Executor Remuneration

The legal principles re executor’s remuneration and charges for legal services, are set out in Bernhard v. Wist, 2011 BCSC 101:

Section 88 of the Trustee Act, [R.S.B.C. 1996, c. 464] governs executor’s remuneration. The executor is entitled to:

a) a maximum of 5 per cent of the gross [aggregate] value of the estate;
b) a maximum of 5 per cent of the income earned during the administration of the estate; and
c) an annual “care and management fee” of 0.4% of the average market value of the assets.

However, the percentages stipulated in s. 88 are not necessarily to be applied in every calculation of remuneration. The percentages provide a rough guide to assist in appropriate computation of the executor’s remuneration: Re Turley Estate (1955), 16 W.W.R. 72 (B.C.S.C.). In the end, the court must be satisfied that the compensation claimed “bears some reasonable relationship to the work and responsibility involved”: Re La Chance, [1955] 15 W.W.R. 141 (B.C.S.C.).

Various factors are to be considered when determining the appropriate executor’s fee. Those factors include the magnitude of the estate, the care and responsibility involved, the time occupied in the administration, the skill and ability displayed and the success (or lack thereof) achieved in the administration: Re McColl Estate (1967), 65 W.W.R. 110 (B.C.S.C.). Similar, but not the same, types of considerations apply with respect to a care and management fee: Re Pedlar (1982), 34 B.C.L.R. 185 (S.C.).

In terms of calculating the capital fee, the gross aggregate value of the estate is the realized value of the original assets of the estate.

If the estate suffers any losses as a result of an executor’s actions (or inaction), the executor is obliged to repay the estate, with interest. The interest is calculated pursuant to the Court Order Interest Act, R.S.B.C. 1996, c. 79, unless there is a finding that the executor has used estate monies for his or her own benefit. In that circumstance, the executor may be required to pay compound interest (see Waters, D.W.M., Waters’ Law of Trusts in Canada, 3rd edition at pp.1228-1229).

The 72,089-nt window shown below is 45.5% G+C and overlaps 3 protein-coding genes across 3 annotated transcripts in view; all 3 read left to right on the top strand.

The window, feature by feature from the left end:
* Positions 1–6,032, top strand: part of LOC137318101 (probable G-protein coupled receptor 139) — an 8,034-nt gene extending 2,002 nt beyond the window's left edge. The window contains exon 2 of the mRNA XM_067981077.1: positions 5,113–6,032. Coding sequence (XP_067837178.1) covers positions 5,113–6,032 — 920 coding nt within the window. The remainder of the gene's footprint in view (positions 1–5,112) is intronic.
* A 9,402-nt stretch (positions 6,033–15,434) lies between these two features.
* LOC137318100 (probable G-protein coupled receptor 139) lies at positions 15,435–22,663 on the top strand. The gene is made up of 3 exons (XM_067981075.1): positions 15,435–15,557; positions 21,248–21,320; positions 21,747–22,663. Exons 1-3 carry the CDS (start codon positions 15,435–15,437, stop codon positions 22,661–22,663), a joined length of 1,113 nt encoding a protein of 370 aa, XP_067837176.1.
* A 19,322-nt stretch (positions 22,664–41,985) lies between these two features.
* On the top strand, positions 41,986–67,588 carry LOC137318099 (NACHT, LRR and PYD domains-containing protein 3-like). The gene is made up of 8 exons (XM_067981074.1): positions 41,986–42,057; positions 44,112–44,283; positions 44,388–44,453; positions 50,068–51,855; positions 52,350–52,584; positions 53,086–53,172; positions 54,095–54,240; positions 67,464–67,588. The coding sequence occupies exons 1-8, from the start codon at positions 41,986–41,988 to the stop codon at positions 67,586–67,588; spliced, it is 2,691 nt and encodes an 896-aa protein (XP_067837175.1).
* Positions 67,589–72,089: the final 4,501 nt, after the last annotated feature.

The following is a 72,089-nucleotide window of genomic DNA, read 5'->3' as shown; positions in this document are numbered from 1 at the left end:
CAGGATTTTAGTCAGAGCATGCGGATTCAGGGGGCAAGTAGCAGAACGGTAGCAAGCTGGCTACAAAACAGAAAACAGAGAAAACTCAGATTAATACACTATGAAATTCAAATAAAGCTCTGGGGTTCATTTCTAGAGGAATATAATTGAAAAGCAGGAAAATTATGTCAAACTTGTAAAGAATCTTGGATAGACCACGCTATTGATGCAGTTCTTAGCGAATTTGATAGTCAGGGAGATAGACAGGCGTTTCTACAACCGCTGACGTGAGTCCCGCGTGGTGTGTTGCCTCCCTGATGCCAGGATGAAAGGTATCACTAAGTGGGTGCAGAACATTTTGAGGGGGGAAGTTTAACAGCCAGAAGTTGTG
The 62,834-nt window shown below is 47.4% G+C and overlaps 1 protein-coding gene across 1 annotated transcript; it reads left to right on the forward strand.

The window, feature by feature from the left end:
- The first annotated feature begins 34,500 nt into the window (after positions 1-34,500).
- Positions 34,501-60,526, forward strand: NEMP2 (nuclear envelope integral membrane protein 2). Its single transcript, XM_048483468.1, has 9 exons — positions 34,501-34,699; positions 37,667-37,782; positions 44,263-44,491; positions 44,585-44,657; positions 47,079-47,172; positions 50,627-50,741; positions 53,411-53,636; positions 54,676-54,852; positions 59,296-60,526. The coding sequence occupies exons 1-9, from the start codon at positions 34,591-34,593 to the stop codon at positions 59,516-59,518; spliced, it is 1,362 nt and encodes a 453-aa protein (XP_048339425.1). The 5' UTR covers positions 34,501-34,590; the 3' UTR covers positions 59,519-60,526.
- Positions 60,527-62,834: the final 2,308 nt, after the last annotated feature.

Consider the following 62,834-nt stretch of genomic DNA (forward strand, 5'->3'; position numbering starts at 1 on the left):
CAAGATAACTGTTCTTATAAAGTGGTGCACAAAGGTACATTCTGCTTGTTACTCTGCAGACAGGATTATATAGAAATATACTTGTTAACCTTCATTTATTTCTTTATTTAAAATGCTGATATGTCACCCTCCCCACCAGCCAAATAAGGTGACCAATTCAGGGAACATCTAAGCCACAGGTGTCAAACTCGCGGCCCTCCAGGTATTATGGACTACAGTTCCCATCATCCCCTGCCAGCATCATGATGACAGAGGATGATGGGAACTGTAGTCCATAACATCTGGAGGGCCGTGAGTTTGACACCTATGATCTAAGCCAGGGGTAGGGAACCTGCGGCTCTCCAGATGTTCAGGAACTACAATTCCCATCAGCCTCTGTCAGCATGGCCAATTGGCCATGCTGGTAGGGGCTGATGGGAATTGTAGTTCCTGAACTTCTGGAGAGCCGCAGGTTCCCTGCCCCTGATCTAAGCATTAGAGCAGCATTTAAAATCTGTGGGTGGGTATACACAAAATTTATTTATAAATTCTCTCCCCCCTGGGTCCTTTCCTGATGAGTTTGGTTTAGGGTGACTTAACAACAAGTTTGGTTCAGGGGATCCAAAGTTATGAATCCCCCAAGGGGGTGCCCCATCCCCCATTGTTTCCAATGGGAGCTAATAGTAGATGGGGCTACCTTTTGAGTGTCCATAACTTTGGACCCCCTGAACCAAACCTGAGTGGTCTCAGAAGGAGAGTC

An adverse inference may be drawn against an executor’s reliability if he or she fails to produce relevant documents as requested by the beneficiaries or ordered by the court: Booty v. Hutton, [1996] B.C.J. No. 2286 (S.C.).

The executor is entitled to be reimbursed from the estate for a solicitor’s bill for legal services rendered provided that those legal costs have been reasonably and properly incurred and do not relate to work that could have been performed by the executor. Fees paid for any services that could have been performed by the executor should be deducted from the executor’s remuneration: Re Lloyd Estate (1954), 12 W.W.R. (N.S.) 445.

Furthermore, an executor is not entitled to employ a solicitor to do work that the executor could do, such as ordinary letters, attendances, paying insurance premiums and the like, attending to banking matters and other ordinary duties that do not require the skill or expertise of a solicitor: Sharp v. Lush (1879), 10 Ch. 468 applied in Re Smith, [1972] 2 O.R. 256 (Surr. Ct).

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